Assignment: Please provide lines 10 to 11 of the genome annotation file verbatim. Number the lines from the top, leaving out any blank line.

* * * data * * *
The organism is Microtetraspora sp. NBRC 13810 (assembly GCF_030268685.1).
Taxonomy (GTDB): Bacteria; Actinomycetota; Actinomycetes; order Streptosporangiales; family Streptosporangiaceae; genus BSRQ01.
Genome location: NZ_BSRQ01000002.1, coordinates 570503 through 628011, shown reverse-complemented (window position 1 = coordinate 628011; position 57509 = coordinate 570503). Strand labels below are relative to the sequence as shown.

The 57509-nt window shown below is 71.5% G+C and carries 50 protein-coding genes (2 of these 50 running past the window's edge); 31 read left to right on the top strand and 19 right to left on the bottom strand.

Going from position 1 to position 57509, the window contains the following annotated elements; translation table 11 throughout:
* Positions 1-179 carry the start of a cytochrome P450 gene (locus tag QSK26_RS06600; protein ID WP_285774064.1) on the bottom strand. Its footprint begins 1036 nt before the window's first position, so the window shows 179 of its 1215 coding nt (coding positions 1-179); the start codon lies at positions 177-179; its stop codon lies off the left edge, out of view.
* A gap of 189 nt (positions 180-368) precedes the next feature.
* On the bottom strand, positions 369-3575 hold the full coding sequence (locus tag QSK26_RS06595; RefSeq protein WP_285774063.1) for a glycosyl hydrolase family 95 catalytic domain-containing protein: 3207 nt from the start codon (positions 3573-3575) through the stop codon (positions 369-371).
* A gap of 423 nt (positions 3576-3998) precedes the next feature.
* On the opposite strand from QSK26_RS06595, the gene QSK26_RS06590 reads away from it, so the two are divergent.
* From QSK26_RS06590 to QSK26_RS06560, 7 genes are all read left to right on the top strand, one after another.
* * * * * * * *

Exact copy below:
* On the opposite strand from QSK26_RS06595, the gene QSK26_RS06590 reads away from it, so the two are divergent.
* From QSK26_RS06590 to QSK26_RS06560, 7 genes are all read left to right on the top strand, one after another.